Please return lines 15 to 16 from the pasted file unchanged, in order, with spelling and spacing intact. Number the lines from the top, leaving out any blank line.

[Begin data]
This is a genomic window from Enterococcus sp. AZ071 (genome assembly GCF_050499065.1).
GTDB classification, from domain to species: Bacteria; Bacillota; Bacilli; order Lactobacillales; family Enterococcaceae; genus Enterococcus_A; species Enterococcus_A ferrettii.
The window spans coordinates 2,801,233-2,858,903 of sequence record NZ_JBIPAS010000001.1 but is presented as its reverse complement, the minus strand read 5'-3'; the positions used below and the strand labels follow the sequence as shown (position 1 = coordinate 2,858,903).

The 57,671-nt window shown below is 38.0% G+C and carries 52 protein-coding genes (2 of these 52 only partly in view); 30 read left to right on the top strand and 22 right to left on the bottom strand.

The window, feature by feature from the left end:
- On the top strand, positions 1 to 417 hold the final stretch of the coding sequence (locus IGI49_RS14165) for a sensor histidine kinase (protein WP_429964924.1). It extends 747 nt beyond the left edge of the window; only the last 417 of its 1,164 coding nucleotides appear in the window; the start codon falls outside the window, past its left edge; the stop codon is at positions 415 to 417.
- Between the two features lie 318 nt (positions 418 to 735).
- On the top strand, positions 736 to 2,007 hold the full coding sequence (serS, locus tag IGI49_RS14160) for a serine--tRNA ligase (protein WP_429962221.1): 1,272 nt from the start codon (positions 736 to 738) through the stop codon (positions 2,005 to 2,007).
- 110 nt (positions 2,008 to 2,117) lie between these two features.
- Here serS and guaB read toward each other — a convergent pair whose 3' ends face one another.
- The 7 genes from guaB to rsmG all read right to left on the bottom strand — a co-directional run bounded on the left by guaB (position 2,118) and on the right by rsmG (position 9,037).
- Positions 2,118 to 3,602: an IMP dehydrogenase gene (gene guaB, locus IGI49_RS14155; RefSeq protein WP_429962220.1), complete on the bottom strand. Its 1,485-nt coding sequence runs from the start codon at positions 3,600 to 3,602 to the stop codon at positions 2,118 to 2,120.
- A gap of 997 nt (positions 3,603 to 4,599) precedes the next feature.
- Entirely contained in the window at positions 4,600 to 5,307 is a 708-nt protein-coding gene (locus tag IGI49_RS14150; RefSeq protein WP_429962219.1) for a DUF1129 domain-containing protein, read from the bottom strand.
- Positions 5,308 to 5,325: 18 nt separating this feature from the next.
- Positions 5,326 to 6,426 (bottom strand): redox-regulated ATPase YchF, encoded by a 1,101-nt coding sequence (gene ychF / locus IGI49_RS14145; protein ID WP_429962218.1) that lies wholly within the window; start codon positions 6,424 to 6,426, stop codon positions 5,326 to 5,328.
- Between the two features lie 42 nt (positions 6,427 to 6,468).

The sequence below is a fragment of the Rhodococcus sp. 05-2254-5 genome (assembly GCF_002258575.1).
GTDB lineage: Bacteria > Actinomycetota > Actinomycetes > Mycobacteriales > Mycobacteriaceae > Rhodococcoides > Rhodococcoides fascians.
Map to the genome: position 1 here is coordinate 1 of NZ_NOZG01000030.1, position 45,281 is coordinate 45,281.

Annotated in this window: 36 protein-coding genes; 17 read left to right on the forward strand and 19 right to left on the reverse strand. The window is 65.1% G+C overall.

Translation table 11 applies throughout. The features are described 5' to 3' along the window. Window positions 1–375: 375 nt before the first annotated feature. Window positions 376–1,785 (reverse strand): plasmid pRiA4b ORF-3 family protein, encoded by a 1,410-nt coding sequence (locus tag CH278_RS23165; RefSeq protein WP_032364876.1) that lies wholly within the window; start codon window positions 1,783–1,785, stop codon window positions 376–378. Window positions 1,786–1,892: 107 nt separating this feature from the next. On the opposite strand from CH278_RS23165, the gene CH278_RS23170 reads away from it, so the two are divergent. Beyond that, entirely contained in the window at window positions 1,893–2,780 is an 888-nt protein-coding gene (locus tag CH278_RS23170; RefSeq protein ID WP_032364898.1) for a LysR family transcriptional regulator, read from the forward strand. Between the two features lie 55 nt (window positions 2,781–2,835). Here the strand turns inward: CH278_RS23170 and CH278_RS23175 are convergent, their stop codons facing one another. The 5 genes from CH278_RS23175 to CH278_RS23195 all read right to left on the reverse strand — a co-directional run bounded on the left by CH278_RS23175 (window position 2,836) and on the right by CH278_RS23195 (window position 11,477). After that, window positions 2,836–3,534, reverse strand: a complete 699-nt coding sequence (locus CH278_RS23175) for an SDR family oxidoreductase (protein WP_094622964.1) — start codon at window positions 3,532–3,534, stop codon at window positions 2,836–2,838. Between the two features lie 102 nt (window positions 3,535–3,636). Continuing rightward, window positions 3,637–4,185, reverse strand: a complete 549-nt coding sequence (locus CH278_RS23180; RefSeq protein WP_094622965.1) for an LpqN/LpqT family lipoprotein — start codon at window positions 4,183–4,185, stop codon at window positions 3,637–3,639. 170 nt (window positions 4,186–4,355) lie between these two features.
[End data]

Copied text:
- Positions 5,308 to 5,325: 18 nt separating this feature from the next.
- Positions 5,326 to 6,426 (bottom strand): redox-regulated ATPase YchF, encoded by a 1,101-nt coding sequence (gene ychF / locus IGI49_RS14145; protein ID WP_429962218.1) that lies wholly within the window; start codon positions 6,424 to 6,426, stop codon positions 5,326 to 5,328.